If the novel coronavirus, or COVID-19, outbreak lasts longer, it would not only impact economic activity but may also have a significant impact on real estate developers’ cash flows and project execution abilities, giving rise to wider credit negative implications, ICRA said in a recent report.
Nonetheless, the three-month moratorium announced by RBI on term loan instalments provides comfort on overall developer cash flows, it added.
The residential real estate sector has been reeling from the adverse impact of the prevailing liquidity crunch, high inventory overhang, weak affordability and subdued demand conditions. ICRA expects the coronavirus outbreak is further exacerbate weakness in the sector, with a moderation in sales and collections.
"Reduced construction outflows, attributable to a slowdown in project execution activity, reduced labour force presence and raw material supply chain disruptions, are expected to limit overall decline in net cash flows in the case of a short-term disruption. The three-month moratorium on term loan instalments announced by the RBI also provides comfort on overall developer cash flows during this period.
"In case of a longer outbreak though, the impact on overall economic activity is likely to be deeper and more sustained, which would result in a more significant impact on developer cash flows and project execution abilities, giving rise to wider credit negative implications," the report said.
Well-diversified developers with strong balance sheets and adequate liquidity are expected to be better-positioned to manage the risks arising out of this event, including reductions in collections and disruptions in project execution.
Commenting on the findings of the report, Mahi Agarwal, Assistant Vice President and Associate Head at ICRA, said demand risk for the housing sector is likely to increase, given the rising apprehensions on overall economic growth and contagion-related fears. "This in turn will lead to reduced walk-ins and inabilities to carry out site visits, thus resulting in some decline in new sales and the associated collections."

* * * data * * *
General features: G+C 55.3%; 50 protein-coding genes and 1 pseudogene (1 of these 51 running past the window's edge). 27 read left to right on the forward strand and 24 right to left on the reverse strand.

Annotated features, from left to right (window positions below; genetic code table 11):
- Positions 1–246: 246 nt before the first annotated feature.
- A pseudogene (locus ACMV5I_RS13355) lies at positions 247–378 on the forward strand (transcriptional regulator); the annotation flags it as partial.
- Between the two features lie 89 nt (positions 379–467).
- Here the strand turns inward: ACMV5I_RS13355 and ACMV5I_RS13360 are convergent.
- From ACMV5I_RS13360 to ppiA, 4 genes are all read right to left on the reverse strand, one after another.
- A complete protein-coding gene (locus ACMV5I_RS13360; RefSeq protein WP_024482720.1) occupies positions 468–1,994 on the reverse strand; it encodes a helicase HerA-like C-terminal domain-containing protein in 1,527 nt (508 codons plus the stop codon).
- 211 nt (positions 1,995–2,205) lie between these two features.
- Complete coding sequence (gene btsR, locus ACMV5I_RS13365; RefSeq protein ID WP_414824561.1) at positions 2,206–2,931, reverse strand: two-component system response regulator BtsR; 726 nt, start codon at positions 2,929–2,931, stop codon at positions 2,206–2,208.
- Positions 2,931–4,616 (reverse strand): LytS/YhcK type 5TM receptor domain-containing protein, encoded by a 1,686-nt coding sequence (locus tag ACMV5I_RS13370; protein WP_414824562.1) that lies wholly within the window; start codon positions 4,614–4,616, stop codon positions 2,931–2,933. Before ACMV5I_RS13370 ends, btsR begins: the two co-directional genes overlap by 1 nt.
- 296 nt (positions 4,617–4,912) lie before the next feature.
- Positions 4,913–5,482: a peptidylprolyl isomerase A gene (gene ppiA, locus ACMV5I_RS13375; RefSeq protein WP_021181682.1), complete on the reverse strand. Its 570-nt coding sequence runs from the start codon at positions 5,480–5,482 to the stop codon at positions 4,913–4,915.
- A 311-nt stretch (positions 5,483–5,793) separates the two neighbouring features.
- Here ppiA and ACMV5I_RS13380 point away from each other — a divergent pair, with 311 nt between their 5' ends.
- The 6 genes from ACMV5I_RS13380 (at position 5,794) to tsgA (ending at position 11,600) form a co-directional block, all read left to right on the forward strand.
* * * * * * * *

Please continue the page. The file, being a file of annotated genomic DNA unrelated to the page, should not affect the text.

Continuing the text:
“Committed collections receivable from already booked sales may also get impacted to some extent, given that milestone based payments may get deferred and some buyers may delay payments on account of economic uncertainties arising from the looming possibility of job cuts and pay cuts as the crisis extends,” she explained.
The robustness of digital banking systems will also be a key determinant in keeping cash inflows of housing loan funded projects uninterrupted.
Projects catering to the business, NRI and investment communities, where house purchases tend to be largely self-funded, may witness a more significant disruption in collections, given the overall impact of the coronavirus outbreak on business activity and investment decisions. Developer ability to remotely issue and follow up on demand notices will also have a significant bearing on collection efficiency levels, the report said.
On the whole, ICRA expects net cash flows of residential developers to witness some decline on account of the coronavirus outbreak, although the extent of moderation will largely be determined by the duration of the disruption, as well as developer ability to sustain collections from committed receivables and limit project outflows.